Seventy years ago, a group of Japanese-American men stepped forward to volunteer to fight for their country despite facing discrimination at home.
On Saturday, members of the famed 442nd Regimental Combat Team along with the 100th Infantry Battalion, Military Intelligence Service and 1399th Engineer Construction Battalion and their families gathered to remember the dedication of these brave men and recognize all those who served during World War II.
The service was on the lawn of the U.S. Army Museum at Fort DeRussy. The veterans in attendance were men in their 80s and 90s, who gathered to be recognized for their dedication and loyalty.
“We stand in the midst of true patriots who have bravely served,” said Wesley Deguchi, Sons and Daughters president.
A crane presentation representing peace was part of the service to remember all who served and sacrificed. And the veterans were reassured their story will not be forgotten.
“We can only hope to follow by example and ensure that what you fought for, your story, your legacy, lives on,” said Deguchi.
Don Noboru Seki was 19 years old when he joined the Army, against his parents wishes. They wanted to take him back to Japan.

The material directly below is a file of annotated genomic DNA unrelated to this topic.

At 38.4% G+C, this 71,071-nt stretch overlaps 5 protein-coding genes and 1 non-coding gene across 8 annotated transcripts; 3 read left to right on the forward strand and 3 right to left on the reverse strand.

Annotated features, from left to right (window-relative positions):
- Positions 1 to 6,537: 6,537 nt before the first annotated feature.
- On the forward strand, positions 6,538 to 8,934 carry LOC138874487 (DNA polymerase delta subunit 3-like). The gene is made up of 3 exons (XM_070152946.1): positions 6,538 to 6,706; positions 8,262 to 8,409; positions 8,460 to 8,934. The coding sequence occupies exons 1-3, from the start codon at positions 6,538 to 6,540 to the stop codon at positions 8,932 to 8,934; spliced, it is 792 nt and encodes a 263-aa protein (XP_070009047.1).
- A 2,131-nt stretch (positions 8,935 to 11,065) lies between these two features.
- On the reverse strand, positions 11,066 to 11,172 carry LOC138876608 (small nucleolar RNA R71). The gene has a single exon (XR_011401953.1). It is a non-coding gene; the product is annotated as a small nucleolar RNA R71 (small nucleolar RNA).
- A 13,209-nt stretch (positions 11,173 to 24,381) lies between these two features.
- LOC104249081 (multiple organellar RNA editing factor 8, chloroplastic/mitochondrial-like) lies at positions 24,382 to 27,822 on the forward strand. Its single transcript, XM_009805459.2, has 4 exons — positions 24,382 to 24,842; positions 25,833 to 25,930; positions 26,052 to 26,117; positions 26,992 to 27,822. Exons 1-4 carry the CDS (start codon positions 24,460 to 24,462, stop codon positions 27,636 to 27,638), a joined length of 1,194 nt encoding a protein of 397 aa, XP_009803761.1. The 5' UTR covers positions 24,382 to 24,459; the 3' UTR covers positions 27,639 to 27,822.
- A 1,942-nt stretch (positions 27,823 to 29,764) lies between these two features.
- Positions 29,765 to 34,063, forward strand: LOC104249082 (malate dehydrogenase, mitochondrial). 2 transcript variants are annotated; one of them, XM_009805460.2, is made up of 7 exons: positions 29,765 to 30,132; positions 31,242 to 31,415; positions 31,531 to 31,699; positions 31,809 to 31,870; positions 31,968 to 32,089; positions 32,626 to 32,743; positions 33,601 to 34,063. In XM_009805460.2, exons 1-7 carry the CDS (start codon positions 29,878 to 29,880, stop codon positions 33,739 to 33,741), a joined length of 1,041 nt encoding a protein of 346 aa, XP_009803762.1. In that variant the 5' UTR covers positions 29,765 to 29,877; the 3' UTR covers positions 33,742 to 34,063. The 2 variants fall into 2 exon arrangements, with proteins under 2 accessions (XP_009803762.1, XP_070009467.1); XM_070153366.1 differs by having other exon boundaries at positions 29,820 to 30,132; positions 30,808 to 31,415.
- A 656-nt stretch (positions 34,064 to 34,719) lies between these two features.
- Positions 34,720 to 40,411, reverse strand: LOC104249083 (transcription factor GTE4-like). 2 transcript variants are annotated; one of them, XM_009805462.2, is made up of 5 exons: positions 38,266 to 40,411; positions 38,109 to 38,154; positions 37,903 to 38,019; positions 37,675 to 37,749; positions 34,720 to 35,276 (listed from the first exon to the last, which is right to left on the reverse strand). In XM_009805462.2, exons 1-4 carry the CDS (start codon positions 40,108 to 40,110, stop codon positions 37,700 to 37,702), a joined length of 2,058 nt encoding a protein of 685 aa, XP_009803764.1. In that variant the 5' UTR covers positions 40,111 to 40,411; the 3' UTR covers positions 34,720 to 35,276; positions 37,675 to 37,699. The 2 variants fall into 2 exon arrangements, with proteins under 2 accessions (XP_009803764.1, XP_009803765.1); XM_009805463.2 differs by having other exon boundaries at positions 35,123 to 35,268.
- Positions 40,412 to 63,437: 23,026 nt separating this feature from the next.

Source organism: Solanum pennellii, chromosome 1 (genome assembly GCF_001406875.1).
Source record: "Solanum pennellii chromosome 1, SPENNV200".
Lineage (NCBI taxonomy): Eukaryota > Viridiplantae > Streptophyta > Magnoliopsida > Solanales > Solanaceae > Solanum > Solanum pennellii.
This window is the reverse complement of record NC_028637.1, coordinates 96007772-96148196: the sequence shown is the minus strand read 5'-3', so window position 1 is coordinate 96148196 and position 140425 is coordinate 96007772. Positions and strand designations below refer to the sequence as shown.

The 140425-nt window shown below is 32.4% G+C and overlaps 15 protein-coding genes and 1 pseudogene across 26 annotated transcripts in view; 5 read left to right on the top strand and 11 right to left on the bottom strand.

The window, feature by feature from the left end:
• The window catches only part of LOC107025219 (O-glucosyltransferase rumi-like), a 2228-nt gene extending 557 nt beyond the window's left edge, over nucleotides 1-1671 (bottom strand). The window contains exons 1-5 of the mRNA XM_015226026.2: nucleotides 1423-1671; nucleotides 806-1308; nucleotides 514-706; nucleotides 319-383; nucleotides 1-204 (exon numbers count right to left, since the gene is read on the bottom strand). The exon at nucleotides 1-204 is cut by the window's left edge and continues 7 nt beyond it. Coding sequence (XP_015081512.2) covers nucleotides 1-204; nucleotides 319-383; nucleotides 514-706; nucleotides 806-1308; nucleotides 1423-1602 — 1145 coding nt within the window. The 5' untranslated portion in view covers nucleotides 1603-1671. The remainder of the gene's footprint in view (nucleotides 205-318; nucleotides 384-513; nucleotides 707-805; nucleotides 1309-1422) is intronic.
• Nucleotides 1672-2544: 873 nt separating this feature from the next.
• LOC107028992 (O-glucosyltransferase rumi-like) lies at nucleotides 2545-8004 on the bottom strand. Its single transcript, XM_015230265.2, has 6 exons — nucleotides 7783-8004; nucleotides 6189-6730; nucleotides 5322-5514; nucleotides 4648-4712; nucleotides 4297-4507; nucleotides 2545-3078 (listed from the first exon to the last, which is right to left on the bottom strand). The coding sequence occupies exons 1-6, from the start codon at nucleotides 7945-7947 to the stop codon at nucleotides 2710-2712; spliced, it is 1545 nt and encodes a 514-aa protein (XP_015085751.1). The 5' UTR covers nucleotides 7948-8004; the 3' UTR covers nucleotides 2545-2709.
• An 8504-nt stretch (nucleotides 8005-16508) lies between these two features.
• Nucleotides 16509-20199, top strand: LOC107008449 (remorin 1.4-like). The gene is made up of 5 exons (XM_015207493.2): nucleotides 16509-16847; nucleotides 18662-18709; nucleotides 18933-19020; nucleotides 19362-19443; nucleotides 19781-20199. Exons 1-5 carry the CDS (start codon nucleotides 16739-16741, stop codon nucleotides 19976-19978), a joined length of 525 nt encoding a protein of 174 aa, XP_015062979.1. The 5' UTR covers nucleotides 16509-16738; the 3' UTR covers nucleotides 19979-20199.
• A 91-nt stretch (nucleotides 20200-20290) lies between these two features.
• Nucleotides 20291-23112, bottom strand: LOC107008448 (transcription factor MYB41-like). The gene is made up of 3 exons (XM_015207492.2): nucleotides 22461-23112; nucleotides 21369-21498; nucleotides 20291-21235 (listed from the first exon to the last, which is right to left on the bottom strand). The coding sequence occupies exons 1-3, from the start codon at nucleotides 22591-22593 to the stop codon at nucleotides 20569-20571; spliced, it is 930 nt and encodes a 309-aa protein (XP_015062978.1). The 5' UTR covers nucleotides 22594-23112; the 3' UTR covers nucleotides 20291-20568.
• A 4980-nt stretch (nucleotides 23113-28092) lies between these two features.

“I said, ‘no’ and I made the greatest decision not to go,” said Seki. He told them, “I’m an American, a true American.”
Seki served in Company L and lost his left arm in the war. He had a pact with Hawaii Sen. Dan Inouye, his fellow comrade who lost his right arm, to be there for the anniversary celebration to split a pair of gloves. The senator passed away in December.
But their story of courage and bravery, all while their country forced thousands of Japanese-Americans into internment camps, is not lost amongst Seki's grandson.
“That every hardship they endured, every bullet they took, was to prove that they were grateful to live in a democracy and a country of opportunity and that we, the future generation, would have that same privilege,” said Evan Matsuyama. “We will not forget.”
“In our eyes, you are all heroes,” said Deguchi.
Valor, integrity and duty are used to describe these soldiers, who remain humble.
“No, I’m not a hero,” said William Thompson, president of the 442nd Veterans Club. “We were just doing what we were supposed to do - fighting for our country.”
The 70th anniversary celebration continues Sunday with a luncheon and wraps up on Monday night with a special screening of the documentary "Honor with Valor" at the Honolulu Museum of Art.